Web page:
Perceptions of Value 

There are also some basic business arguments to be made. This week The Australian reported that 68% of Australians wrongly assume that coal-mining employs more people than the creative arts. In Australia, the creative arts employ 193,000 and coal mining 49,000. Would you be among them? Furthermore, would the New Zealand media actually publish a story like this one in The Australian? We have a perception of value issue.

In 2015, Creative New Zealand and the Ministry of Arts, Culture and Heritage created an economic profile of the arts. It noted that in 2013, a total of 14,600 people were employed in arts-related industries. This compared in the 2013 census to 5883 in mining and 13,752 in ‘electricity, gas, water and waste services.’ 

The New Zealand racing industry over the 2016-17 year sustained 14,398 jobs. On budget day that industry got $72.5 million in emergency support. How is it conscionable to provide this and leave the arts sector still hanging?   

The Threat to Museums and Galleries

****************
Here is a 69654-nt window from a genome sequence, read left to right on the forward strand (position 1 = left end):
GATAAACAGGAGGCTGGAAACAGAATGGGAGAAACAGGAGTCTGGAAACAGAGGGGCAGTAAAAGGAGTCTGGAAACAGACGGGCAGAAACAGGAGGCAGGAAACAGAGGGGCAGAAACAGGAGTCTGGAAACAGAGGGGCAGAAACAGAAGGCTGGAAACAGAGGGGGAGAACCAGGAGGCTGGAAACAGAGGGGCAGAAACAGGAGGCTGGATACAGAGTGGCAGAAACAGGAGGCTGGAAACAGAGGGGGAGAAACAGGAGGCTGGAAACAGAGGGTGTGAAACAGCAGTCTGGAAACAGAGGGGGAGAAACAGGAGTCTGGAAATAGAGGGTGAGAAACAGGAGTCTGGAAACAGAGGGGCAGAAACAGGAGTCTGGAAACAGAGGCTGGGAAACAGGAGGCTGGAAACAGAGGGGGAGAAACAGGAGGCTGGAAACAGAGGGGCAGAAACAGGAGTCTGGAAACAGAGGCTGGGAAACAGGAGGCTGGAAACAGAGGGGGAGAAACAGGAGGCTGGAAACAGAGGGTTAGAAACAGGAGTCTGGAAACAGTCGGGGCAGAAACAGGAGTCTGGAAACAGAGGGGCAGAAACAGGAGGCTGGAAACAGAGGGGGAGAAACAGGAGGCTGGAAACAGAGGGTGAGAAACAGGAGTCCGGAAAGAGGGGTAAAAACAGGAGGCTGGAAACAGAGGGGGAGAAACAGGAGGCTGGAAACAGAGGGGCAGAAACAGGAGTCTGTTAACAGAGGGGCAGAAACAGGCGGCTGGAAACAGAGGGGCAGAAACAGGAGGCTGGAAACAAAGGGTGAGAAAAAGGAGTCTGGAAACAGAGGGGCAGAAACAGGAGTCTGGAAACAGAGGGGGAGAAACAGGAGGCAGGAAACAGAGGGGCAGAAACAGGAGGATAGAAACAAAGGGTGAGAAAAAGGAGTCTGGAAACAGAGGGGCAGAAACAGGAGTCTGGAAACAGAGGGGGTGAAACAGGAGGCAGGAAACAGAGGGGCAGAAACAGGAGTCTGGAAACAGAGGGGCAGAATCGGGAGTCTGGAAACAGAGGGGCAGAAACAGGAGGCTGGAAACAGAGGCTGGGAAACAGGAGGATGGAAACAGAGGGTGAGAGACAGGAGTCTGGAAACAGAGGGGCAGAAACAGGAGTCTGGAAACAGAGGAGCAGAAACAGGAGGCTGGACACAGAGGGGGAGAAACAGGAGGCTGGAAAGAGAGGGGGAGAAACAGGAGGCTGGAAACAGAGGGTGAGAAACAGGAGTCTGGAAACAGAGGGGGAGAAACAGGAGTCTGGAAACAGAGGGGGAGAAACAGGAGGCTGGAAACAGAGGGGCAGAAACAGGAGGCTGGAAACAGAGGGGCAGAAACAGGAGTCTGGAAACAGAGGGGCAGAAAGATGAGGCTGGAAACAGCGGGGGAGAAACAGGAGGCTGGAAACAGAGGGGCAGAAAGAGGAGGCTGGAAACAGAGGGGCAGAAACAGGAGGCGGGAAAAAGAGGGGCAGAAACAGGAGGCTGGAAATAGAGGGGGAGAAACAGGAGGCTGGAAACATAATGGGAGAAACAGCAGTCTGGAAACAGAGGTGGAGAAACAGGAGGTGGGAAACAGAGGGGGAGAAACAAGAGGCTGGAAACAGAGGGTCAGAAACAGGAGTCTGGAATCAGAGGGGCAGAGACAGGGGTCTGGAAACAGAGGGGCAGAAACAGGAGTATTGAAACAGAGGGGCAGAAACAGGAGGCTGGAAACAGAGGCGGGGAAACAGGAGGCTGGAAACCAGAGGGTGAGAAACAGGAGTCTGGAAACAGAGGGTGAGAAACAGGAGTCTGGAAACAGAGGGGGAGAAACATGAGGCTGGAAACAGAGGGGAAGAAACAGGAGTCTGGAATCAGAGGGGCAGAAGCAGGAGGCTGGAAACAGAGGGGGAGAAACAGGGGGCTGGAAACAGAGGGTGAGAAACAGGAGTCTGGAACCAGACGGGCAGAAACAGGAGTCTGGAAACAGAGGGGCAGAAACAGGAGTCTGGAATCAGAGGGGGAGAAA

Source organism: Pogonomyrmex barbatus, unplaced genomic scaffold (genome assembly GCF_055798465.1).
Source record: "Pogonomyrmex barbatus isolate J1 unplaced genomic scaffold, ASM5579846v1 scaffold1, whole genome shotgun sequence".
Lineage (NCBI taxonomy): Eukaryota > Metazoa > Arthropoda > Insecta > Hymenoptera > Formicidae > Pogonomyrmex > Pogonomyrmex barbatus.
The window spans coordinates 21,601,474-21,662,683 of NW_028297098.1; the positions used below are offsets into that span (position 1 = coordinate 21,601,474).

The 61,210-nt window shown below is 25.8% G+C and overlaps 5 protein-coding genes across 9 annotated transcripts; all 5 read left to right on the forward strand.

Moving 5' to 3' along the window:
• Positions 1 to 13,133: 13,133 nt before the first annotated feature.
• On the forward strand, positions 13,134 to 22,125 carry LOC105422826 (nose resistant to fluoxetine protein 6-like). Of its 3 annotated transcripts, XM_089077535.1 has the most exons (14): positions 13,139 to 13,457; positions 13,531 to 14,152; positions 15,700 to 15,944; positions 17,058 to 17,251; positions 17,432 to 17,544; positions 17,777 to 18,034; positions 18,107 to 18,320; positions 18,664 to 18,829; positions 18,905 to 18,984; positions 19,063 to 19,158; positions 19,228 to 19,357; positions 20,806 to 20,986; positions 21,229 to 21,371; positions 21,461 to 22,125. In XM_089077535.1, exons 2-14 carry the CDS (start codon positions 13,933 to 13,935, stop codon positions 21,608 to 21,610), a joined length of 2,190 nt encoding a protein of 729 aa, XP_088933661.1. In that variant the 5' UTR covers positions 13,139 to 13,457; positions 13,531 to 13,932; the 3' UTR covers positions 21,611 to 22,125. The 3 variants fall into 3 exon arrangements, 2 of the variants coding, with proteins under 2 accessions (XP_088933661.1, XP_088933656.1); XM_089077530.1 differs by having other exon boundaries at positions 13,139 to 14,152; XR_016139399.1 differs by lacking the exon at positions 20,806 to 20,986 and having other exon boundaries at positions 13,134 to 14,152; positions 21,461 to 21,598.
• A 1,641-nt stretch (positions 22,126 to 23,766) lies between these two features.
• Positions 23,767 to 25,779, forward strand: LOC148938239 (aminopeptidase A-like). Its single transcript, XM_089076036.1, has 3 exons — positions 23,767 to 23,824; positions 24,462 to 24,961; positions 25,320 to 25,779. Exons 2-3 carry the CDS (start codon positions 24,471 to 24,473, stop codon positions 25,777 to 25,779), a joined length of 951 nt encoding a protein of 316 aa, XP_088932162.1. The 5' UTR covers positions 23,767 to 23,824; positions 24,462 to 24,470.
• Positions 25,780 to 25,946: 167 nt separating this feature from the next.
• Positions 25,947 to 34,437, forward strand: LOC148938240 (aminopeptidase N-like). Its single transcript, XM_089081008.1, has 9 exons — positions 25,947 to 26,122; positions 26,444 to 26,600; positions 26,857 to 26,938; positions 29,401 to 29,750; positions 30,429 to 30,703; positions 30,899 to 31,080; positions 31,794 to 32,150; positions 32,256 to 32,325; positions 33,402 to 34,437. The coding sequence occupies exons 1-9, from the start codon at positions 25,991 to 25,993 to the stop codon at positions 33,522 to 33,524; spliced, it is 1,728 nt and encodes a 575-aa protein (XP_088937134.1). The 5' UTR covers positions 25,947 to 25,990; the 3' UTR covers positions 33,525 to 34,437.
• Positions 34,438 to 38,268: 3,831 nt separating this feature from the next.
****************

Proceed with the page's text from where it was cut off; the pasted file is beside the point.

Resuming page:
Sergey Dolzhenko, Nationalist parties attend the March of National Pride in Kiev, 2017 Photo: European Pressphoto Agency/Sergey Dolzhenko.

In a NZ Herald World story this week, UNESCO and ICOM (the International Council of Museums) issued a joint statement that they believe 13% of the world’s museums may not reopen, with a particular concern for those in poorer countries. "It is alarming data that we are giving," Ernesto Ottone, Assistant Director General for Culture at UNESCO said in an interview with the Associated Press. What the NZ Herald (or any other major media player) are not doing however is looking at the situation in New Zealand.

Many may be local authority funded, but they are not sitting easy. Firstly, a number rely on some money at the door (programmes that have been troubled). Take the $20 entrance fee charged for international visitors to Auckland Art Gallery since 2018, instigated to meet funding shortfalls. Perhaps it’s no wonder (if much lamentable in terms of public facilities) that Auckland Art Gallery, run under Regional Facilities Auckland, won’t reopen until 13 June when it has had time to market a big new ticketed international exhibition, Civilisation, Photography, Now (Image above from the exhibition).